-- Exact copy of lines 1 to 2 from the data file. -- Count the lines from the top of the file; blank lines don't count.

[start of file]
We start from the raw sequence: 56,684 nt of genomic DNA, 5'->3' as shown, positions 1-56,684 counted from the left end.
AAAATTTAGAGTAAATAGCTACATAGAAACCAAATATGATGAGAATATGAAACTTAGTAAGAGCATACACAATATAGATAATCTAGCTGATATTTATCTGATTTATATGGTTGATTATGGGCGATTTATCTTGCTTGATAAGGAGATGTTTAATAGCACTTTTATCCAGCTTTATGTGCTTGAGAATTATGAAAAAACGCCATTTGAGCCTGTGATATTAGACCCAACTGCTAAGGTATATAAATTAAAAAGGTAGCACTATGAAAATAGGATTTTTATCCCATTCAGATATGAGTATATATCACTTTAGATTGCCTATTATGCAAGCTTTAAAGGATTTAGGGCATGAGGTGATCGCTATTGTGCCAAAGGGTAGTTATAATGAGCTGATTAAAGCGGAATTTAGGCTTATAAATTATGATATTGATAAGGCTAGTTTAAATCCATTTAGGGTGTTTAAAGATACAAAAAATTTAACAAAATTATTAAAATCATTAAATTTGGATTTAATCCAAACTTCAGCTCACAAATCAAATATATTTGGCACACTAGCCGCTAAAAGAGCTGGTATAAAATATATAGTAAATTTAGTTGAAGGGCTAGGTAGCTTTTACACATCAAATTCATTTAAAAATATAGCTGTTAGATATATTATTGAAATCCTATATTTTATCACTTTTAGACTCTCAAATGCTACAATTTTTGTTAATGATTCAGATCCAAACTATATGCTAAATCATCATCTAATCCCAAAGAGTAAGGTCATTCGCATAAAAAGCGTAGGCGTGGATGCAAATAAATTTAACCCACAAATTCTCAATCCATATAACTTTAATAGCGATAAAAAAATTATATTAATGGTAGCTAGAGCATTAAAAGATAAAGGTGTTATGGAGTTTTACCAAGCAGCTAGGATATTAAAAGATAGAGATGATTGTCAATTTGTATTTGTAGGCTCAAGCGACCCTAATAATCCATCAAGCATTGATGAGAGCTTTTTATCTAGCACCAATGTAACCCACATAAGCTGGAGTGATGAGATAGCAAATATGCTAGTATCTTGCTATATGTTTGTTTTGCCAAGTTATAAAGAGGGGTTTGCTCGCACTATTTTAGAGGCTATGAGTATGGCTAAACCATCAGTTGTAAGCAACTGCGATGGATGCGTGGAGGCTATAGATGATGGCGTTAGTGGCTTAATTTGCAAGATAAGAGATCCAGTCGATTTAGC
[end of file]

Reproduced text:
We start from the raw sequence: 56,684 nt of genomic DNA, 5'->3' as shown, positions 1-56,684 counted from the left end.
AAAATTTAGAGTAAATAGCTACATAGAAACCAAATATGATGAGAATATGAAACTTAGTAAGAGCATACACAATATAGATAATCTAGCTGATATTTATCTGATTTATATGGTTGATTATGGGCGATTTATCTTGCTTGATAAGGAGATGTTTAATAGCACTTTTATCCAGCTTTATGTGCTTGAGAATTATGAAAAAACGCCATTTGAGCCTGTGATATTAGACCCAACTGCTAAGGTATATAAATTAAAAAGGTAGCACTATGAAAATAGGATTTTTATCCCATTCAGATATGAGTATATATCACTTTAGATTGCCTATTATGCAAGCTTTAAAGGATTTAGGGCATGAGGTGATCGCTATTGTGCCAAAGGGTAGTTATAATGAGCTGATTAAAGCGGAATTTAGGCTTATAAATTATGATATTGATAAGGCTAGTTTAAATCCATTTAGGGTGTTTAAAGATACAAAAAATTTAACAAAATTATTAAAATCATTAAATTTGGATTTAATCCAAACTTCAGCTCACAAATCAAATATATTTGGCACACTAGCCGCTAAAAGAGCTGGTATAAAATATATAGTAAATTTAGTTGAAGGGCTAGGTAGCTTTTACACATCAAATTCATTTAAAAATATAGCTGTTAGATATATTATTGAAATCCTATATTTTATCACTTTTAGACTCTCAAATGCTACAATTTTTGTTAATGATTCAGATCCAAACTATATGCTAAATCATCATCTAATCCCAAAGAGTAAGGTCATTCGCATAAAAAGCGTAGGCGTGGATGCAAATAAATTTAACCCACAAATTCTCAATCCATATAACTTTAATAGCGATAAAAAAATTATATTAATGGTAGCTAGAGCATTAAAAGATAAAGGTGTTATGGAGTTTTACCAAGCAGCTAGGATATTAAAAGATAGAGATGATTGTCAATTTGTATTTGTAGGCTCAAGCGACCCTAATAATCCATCAAGCATTGATGAGAGCTTTTTATCTAGCACCAATGTAACCCACATAAGCTGGAGTGATGAGATAGCAAATATGCTAGTATCTTGCTATATGTTTGTTTTGCCAAGTTATAAAGAGGGGTTTGCTCGCACTATTTTAGAGGCTATGAGTATGGCTAAACCATCAGTTGTAAGCAACTGCGATGGATGCGTGGAGGCTATAGATGATGGCGTTAGTGGCTTAATTTGCAAGATAAGAGATCCAGTCGATTTAGC